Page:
A critical part of the interventions Hoover does with patients is to identify triggers that prompt cravings and to have pleasant activities that can be used as distractions. In addition to app games, she encourages smokers to carry stress balls that can be tossed back and forth between the hands to engage both sides of the brain. There also are meditation apps and classical music playlists that can be used.
Another critical component: medications. It’s not just a matter of willpower, Hoover says, but rather an addiction that has to be broken. It takes people generally seven to 10 attempts on average to quit. “If they keep trying, it will work.”
Hoover guided Giles through the agony of breaking the addiction, helping her navigate strong smoking cravings and environmental triggers. Giles says it was the first time she felt empowered. Meeting with Hoover once a week for three months, Giles used Wellbutrin, patches and nicotine gum to help lessen urges as well.
Before this program, doctors had urged her to quit, Giles says. “It’s easy for a doctor to say cigarettes are going in the trash. You can’t just throw them out. It’s like a drug, and you’re an addict. It doesn’t work like that.”
Giles learned how to identify her triggers, monitored how many cigarettes she was smoking each day, used her medications and finally did the ultimate. Eleven days after starting the program, Giles felt ready to quit. She trashed her cigarette packs, lighters and ashtrays. When she was able to go four days without smoking and without killing anyone, she was floored, she says. When she was tempted to light up, she remembered the agony of her worst days.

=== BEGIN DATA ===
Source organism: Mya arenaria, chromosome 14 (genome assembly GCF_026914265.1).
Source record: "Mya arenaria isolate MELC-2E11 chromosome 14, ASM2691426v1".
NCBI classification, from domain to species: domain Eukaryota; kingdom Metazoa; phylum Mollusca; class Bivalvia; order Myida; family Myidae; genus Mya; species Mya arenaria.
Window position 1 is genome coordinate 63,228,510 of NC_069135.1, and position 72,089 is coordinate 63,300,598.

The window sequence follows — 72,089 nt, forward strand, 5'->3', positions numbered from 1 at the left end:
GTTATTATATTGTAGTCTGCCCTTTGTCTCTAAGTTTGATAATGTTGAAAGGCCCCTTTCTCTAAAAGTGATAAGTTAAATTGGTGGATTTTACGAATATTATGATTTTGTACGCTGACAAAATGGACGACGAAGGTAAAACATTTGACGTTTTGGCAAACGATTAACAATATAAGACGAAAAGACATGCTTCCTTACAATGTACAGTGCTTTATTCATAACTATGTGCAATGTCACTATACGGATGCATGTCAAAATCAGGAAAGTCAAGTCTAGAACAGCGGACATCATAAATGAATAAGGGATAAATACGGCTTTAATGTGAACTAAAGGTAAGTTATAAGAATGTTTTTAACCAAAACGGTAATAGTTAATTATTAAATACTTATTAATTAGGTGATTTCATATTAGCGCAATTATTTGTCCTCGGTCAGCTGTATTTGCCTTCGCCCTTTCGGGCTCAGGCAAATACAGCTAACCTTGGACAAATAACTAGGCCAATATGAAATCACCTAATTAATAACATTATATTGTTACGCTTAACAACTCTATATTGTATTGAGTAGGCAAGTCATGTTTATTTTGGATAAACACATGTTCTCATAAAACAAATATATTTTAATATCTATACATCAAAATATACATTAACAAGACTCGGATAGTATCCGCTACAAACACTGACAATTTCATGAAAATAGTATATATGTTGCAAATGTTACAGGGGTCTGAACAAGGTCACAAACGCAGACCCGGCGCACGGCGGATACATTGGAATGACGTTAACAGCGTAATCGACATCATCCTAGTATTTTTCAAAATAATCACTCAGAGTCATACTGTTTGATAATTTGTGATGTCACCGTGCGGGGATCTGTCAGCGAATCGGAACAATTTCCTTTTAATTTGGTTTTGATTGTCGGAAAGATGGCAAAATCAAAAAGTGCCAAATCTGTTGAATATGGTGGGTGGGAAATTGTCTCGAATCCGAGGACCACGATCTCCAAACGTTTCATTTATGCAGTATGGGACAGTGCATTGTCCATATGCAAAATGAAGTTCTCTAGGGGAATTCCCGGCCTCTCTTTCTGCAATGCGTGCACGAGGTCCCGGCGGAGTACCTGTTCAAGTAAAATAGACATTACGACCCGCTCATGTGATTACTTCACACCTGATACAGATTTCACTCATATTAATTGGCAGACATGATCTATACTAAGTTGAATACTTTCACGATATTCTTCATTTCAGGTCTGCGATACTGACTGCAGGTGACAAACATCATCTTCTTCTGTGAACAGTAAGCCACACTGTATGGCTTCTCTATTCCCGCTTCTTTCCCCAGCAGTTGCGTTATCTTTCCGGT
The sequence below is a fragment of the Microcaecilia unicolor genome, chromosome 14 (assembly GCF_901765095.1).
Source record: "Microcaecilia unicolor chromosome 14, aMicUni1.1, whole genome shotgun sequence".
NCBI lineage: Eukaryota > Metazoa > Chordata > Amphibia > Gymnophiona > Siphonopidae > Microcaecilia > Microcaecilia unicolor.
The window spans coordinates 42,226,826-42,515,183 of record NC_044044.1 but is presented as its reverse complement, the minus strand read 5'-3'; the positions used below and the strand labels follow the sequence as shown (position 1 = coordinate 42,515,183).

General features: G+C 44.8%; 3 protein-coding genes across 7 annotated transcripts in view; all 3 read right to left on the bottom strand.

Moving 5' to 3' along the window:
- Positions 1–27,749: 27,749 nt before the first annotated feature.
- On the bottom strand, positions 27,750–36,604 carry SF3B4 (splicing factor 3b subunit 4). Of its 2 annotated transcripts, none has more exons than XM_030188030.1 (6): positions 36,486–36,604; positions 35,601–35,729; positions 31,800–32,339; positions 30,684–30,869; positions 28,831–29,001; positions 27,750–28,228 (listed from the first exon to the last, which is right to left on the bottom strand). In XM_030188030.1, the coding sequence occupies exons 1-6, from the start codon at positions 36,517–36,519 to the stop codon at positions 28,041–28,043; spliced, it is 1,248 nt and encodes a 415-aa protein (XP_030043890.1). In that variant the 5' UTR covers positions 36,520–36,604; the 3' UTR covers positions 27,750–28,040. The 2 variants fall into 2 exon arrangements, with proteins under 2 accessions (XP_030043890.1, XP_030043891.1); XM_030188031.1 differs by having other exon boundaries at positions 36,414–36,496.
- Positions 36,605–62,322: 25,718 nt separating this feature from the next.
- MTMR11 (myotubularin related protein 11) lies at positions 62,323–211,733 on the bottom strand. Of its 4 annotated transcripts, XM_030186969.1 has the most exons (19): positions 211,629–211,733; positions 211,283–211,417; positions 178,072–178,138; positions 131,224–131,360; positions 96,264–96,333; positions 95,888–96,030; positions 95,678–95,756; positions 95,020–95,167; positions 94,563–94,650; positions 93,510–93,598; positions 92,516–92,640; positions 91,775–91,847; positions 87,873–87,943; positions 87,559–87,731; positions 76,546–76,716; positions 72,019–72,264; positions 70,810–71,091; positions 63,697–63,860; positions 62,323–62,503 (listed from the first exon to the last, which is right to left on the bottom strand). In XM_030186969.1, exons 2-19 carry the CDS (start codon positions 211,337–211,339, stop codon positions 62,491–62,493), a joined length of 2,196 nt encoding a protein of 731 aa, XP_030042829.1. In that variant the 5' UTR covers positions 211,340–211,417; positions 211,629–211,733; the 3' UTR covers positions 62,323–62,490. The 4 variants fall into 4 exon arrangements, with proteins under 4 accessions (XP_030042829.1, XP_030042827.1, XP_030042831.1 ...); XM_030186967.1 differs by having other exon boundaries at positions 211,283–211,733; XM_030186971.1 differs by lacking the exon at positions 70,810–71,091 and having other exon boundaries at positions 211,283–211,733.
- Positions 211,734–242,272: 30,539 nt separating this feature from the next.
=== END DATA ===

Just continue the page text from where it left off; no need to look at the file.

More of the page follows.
“I told myself, ‘You’ve come through too many tough moments to go back now.’”
Giles hopes to inspire other smokers to quit. The emotional support she received from the program and her family were critical to her success, she says. Giles knew that Hoover would never give up on her, and she reenlisted the help of her family, including her daughter Amanda Giles. “She was pretty much ready to throat punch people,” Amanda says, smiling at her mom, describing how she’d pick up on the clues that her mom was suffering from cravings, because she’d start wringing her hands. “I knew I needed to be extra kind and do something to help her get through those moments.”
Amanda, who attended many of the counseling sessions, found Hoover was as far from a drill sergeant as could be. She and her mom had imagined some kind of boot camp training, but it turned out to be nothing like that. “Katie is one of a kind. She’s the ultimate cheerleader. Every minute step you take becomes the biggest accomplishment. If you drop one little number,” Amanda says, referring to her mother’s carbon monoxide readings, “it’s the biggest thing to her. No accomplishment is too small. She doesn’t just tell you that. She shows you that.”
Now Giles can’t stand the smell of cigarettes. She’s proud that she hasn’t touched a cigarette for two years, and for the first time in more than 40 years, smoking no longer rules her life. She doesn’t have to leave dinners or family events to go out and smoke. She also feels better and knows she’s bettering her odds of avoiding many of the conditions smoking is known to cause.
“I’m not as short winded. I have a better outlook. I don’t feel I’m as chained to something. It helps my breathing, lungs and heart,” she says. “It feels amazing – absolutely amazing.”
Giles wants other smokers to know their next quit attempt, no matter what their age or how much they may have smoked, may be the magic one.
“If I can quit, anyone can quit.”
Her daughter, a smoker, nods. “If she can quit, Yul Brynner could have quit.” Amanda, 36, says seeing her mother quit is inspiring her to try again. This time, she knows she’ll have Hoover to help. “It’s not like you’re quitting alone. It’s like you’re quitting with your best friend.”
For more information, contact the Tobacco Treatment Program at 843-792-9101.
About the Author
Hollings Cancer Center